The drudge of removing sludge

By Hypertherm
Posted on 12/07/2015 in SPARK the blog, Waterjet cutting

As owners of waterjet cutting systems know, waterjet is an excellent cutting process for a wide variety of industrial applications. It can cut nearly any material no matter the thickness and provides excellent cut quality without impacting the structural integrity of the material being cut.

But, there's one problem: the sludge that winds up at the bottom of all abrasive waterjet tables. It's clear garnet abrasive and lots of high pressure water just isn't a good combination. The sludge is dirty, heavy, and not all that easy to clean. Current methods of getting that sludge out of the table are either messy, labor intensive, expensive, or a combination of the three!

The most rudimentary method is to simply empty the water table once the amount of abrasive collected at the bottom interferes with normal operations and, using a shovel, remove the abrasive at the bottom. That's what those guys are doing in the photo up above. Though this method may prove adequate for companies with smaller tables who cut a relatively small amount of material, it is still time intensive and difficult work because, as mentioned earlier, the wet abrasive at the bottom of the table is dirty and heavy.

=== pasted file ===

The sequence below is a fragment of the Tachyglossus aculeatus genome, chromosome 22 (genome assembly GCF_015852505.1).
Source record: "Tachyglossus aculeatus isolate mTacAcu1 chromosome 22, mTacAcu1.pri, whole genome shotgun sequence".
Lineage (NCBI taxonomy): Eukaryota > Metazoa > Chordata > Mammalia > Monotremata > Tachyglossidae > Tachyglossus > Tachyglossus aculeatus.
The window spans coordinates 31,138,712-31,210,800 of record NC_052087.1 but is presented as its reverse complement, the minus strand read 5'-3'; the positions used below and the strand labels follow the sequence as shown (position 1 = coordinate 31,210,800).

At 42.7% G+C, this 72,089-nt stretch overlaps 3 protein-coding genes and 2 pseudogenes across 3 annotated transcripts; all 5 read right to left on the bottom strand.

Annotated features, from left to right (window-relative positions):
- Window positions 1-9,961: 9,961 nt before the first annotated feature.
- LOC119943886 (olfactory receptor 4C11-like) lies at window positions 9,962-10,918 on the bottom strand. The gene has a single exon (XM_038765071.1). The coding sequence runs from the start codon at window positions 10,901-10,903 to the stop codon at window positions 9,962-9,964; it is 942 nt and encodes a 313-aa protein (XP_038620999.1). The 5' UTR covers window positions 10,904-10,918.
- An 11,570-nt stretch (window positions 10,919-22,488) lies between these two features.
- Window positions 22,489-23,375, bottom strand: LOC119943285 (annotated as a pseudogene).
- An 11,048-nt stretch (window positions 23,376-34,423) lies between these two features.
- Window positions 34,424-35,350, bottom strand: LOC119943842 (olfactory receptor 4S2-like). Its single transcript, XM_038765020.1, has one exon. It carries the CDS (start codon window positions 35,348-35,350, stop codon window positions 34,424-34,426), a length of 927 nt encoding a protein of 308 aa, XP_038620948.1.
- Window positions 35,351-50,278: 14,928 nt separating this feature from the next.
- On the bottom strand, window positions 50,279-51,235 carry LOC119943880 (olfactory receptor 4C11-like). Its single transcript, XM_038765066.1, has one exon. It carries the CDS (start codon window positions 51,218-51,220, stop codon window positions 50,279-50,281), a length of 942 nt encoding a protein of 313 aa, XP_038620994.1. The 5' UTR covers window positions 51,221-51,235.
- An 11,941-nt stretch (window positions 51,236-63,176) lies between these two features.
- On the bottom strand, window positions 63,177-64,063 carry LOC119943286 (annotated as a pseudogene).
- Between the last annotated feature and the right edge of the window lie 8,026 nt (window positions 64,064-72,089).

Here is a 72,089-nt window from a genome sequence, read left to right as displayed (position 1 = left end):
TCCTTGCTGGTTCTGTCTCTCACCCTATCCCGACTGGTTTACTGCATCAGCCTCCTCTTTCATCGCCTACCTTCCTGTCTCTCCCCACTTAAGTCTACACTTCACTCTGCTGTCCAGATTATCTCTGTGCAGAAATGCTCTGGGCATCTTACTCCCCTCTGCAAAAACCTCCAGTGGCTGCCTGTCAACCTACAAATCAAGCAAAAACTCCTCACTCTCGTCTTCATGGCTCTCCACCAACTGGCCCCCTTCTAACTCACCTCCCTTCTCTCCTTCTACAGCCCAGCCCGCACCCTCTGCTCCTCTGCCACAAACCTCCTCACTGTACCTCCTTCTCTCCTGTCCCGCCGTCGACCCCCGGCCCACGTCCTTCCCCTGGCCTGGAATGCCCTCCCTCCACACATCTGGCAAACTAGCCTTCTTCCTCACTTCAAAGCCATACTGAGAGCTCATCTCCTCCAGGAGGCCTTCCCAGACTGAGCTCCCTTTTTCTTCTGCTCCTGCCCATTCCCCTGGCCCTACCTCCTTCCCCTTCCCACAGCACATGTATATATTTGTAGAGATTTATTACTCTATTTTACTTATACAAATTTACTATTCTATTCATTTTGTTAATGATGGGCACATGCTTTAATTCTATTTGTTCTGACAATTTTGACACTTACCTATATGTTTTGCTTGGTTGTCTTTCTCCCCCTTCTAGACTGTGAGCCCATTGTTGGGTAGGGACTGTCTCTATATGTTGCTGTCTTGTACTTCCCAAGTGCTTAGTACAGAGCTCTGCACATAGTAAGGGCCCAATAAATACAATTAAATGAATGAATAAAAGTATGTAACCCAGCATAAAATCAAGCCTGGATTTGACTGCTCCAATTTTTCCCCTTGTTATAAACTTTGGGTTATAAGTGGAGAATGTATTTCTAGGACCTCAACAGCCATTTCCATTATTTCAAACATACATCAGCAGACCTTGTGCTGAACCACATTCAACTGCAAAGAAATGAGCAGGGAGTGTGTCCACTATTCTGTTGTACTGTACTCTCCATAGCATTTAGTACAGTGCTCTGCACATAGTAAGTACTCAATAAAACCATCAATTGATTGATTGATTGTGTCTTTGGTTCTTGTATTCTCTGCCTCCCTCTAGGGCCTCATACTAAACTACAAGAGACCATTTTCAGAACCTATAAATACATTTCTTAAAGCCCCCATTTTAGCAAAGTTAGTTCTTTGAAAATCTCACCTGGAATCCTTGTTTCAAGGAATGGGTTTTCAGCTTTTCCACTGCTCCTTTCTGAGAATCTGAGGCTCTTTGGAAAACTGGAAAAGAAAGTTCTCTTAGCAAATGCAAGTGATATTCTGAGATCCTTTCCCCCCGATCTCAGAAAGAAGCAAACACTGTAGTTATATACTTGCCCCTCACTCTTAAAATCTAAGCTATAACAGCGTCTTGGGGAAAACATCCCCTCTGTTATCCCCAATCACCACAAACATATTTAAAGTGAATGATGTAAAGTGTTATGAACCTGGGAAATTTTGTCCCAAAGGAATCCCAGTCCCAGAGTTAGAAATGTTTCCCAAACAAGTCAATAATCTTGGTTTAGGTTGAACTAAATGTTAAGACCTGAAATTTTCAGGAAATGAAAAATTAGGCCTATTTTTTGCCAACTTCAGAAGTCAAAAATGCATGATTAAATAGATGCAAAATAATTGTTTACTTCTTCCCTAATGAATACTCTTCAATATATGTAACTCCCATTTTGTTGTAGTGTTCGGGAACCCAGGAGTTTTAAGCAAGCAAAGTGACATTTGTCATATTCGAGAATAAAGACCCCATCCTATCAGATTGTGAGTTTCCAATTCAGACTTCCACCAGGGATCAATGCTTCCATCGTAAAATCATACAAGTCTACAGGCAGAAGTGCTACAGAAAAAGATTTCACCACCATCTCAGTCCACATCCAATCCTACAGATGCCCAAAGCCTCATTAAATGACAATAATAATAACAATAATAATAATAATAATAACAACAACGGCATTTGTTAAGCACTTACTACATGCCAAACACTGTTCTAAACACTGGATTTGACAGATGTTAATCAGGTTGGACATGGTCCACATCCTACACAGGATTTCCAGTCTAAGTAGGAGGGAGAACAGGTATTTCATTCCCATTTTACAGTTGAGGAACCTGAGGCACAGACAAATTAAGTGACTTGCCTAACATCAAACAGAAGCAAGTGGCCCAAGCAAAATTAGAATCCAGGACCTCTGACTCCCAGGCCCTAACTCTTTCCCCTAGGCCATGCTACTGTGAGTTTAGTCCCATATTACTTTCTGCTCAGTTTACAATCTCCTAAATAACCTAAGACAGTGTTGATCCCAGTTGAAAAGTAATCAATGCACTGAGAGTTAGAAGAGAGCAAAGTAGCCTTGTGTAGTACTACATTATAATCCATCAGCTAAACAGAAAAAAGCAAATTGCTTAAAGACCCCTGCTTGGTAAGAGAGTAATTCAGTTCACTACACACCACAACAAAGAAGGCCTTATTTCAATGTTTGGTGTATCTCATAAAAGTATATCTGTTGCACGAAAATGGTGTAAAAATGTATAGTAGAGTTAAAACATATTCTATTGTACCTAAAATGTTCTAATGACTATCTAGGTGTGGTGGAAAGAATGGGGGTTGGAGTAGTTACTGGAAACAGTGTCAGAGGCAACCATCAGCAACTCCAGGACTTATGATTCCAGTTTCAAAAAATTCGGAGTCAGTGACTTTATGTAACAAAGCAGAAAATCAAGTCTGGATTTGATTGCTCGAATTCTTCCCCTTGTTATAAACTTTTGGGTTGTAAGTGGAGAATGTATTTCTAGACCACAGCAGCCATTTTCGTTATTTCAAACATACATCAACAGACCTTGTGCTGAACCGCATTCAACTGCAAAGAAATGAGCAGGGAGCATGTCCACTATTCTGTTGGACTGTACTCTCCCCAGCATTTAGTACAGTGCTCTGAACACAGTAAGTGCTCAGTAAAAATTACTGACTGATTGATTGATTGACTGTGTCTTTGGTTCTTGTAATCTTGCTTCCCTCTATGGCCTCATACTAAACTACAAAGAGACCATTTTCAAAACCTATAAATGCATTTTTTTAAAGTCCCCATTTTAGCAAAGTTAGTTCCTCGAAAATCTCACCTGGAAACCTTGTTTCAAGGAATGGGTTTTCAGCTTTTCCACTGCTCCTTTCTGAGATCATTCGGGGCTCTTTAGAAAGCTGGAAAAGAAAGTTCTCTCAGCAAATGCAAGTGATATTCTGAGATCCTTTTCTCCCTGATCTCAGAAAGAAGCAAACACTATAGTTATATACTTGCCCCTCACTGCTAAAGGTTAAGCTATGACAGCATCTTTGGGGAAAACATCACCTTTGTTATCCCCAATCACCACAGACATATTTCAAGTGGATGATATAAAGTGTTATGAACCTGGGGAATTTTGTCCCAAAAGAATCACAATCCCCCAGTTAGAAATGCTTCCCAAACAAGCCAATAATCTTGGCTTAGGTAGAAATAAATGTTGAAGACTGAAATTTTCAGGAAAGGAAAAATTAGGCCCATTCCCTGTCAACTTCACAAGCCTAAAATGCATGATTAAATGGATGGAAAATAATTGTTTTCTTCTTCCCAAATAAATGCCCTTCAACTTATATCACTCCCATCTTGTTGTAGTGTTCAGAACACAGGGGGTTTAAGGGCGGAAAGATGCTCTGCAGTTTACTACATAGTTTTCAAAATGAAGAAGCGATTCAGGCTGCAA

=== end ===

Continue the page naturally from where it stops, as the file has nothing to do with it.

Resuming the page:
Larger companies can make this process less difficult by using a backhoe instead of a shovel, however, this method is still time intensive and difficult since it also involves lost production time caused by the need to remove the cutting slats, drain the table, bring in the backhoe, and then adequately scoop out the sludge at the bottom.

Method 3 involves hiring a specialized pump truck to suck out the abrasive. This method is quicker than the previously mentioned methods leading to less downtime and lower labor costs, but those savings are quickly negated by the cost involved in hiring a pumping company. Specialized abrasive removal products are also available although these products require a high capital investment or have limited effectiveness.

So what's a waterjet operator to do? We have the solution and we'll share it in an upcoming post.  



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